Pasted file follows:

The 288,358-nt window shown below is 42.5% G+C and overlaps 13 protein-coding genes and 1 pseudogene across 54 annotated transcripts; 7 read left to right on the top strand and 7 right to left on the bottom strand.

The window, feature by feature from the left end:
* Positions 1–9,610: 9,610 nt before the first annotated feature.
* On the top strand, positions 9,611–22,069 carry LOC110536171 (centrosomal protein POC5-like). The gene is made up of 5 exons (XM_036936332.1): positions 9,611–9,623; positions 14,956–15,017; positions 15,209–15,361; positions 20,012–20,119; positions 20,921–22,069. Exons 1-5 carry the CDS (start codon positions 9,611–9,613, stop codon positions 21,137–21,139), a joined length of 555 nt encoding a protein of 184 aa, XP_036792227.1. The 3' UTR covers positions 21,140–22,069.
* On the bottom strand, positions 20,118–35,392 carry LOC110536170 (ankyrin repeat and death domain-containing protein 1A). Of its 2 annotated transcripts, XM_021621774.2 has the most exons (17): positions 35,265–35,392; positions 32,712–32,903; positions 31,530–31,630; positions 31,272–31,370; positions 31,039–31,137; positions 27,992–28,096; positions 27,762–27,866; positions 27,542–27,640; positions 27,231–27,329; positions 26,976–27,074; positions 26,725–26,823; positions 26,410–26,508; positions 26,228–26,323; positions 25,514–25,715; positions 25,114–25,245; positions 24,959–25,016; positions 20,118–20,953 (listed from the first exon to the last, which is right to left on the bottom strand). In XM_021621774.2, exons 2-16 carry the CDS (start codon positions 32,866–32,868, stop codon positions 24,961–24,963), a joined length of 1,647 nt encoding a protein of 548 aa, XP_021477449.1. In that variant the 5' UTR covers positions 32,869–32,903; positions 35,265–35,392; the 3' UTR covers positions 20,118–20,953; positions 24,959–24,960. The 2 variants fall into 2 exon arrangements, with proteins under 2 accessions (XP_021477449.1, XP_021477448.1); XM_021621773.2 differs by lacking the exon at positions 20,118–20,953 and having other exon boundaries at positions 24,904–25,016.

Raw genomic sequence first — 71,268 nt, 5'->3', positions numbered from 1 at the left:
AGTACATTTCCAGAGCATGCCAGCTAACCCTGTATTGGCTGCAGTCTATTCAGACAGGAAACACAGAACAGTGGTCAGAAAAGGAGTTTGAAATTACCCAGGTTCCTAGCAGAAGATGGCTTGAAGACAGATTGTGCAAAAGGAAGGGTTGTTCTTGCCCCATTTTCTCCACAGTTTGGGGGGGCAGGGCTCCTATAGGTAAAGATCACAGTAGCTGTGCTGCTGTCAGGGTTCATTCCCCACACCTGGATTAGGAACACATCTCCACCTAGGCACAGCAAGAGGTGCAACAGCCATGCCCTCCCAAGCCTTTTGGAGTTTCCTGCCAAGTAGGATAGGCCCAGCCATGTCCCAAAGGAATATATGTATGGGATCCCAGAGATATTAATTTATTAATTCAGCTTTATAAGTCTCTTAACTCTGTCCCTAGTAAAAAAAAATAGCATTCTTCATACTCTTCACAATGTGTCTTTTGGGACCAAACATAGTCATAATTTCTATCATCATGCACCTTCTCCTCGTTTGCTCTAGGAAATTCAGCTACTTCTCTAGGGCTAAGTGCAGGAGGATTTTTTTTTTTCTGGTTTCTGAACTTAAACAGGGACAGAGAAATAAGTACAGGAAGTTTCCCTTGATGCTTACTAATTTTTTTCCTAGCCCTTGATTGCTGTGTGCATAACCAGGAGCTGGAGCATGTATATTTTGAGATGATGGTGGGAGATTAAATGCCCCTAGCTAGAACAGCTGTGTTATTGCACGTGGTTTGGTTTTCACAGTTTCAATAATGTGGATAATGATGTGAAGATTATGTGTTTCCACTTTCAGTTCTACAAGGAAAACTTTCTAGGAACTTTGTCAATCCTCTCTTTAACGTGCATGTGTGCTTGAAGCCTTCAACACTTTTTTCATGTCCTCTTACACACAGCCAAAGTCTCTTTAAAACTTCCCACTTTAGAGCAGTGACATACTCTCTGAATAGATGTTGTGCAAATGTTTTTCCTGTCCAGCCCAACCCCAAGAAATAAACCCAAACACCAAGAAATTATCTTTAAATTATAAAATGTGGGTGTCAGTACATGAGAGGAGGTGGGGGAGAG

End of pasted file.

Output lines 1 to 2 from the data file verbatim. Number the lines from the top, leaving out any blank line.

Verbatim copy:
The 288,358-nt window shown below is 42.5% G+C and overlaps 13 protein-coding genes and 1 pseudogene across 54 annotated transcripts; 7 read left to right on the top strand and 7 right to left on the bottom strand.

The window, feature by feature from the left end: